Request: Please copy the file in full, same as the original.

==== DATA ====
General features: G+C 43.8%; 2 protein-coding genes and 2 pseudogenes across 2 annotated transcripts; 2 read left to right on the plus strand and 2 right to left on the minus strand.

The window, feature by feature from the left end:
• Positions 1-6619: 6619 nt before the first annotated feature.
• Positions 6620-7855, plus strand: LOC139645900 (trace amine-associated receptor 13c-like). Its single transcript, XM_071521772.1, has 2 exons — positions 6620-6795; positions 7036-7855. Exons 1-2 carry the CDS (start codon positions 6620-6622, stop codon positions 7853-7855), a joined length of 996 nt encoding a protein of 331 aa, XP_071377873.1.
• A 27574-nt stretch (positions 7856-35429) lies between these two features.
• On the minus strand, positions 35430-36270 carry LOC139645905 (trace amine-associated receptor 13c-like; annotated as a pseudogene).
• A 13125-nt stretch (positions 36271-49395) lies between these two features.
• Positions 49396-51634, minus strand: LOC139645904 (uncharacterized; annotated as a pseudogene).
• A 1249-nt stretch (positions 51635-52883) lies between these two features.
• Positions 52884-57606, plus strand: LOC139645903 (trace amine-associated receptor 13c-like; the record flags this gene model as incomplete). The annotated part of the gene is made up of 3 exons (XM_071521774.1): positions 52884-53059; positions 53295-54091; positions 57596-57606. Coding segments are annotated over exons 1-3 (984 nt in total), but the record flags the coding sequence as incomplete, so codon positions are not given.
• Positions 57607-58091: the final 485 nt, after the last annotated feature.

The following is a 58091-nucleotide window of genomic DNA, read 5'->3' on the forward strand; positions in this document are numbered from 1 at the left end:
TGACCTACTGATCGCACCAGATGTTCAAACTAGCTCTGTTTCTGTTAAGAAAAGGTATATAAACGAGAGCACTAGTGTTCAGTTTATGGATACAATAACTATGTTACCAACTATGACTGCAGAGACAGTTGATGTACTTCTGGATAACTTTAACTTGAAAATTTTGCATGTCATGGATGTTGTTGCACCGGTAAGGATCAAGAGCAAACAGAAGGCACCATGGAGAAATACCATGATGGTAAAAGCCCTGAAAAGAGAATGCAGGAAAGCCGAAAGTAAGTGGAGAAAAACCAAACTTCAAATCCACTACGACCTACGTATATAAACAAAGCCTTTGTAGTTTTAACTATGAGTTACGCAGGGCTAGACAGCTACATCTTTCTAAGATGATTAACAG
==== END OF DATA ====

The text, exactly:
General features: G+C 43.8%; 2 protein-coding genes and 2 pseudogenes across 2 annotated transcripts; 2 read left to right on the plus strand and 2 right to left on the minus strand.

The window, feature by feature from the left end:
• Positions 1-6619: 6619 nt before the first annotated feature.
• Positions 6620-7855, plus strand: LOC139645900 (trace amine-associated receptor 13c-like). Its single transcript, XM_071521772.1, has 2 exons — positions 6620-6795; positions 7036-7855. Exons 1-2 carry the CDS (start codon positions 6620-6622, stop codon positions 7853-7855), a joined length of 996 nt encoding a protein of 331 aa, XP_071377873.1.
• A 27574-nt stretch (positions 7856-35429) lies between these two features.
• On the minus strand, positions 35430-36270 carry LOC139645905 (trace amine-associated receptor 13c-like; annotated as a pseudogene).
• A 13125-nt stretch (positions 36271-49395) lies between these two features.
• Positions 49396-51634, minus strand: LOC139645904 (uncharacterized; annotated as a pseudogene).
• A 1249-nt stretch (positions 51635-52883) lies between these two features.
• Positions 52884-57606, plus strand: LOC139645903 (trace amine-associated receptor 13c-like; the record flags this gene model as incomplete). The annotated part of the gene is made up of 3 exons (XM_071521774.1): positions 52884-53059; positions 53295-54091; positions 57596-57606. Coding segments are annotated over exons 1-3 (984 nt in total), but the record flags the coding sequence as incomplete, so codon positions are not given.
• Positions 57607-58091: the final 485 nt, after the last annotated feature.

The following is a 58091-nucleotide window of genomic DNA, read 5'->3' on the forward strand; positions in this document are numbered from 1 at the left end:
TGACCTACTGATCGCACCAGATGTTCAAACTAGCTCTGTTTCTGTTAAGAAAAGGTATATAAACGAGAGCACTAGTGTTCAGTTTATGGATACAATAACTATGTTACCAACTATGACTGCAGAGACAGTTGATGTACTTCTGGATAACTTTAACTTGAAAATTTTGCATGTCATGGATGTTGTTGCACCGGTAAGGATCAAGAGCAAACAGAAGGCACCATGGAGAAATACCATGATGGTAAAAGCCCTGAAAAGAGAATGCAGGAAAGCCGAAAGTAAGTGGAGAAAAACCAAACTTCAAATCCACTACGACCTACGTATATAAACAAAGCCTTTGTAGTTTTAACTATGAGTTACGCAGGGCTAGACAGCTACATCTTTCTAAGATGATTAACAG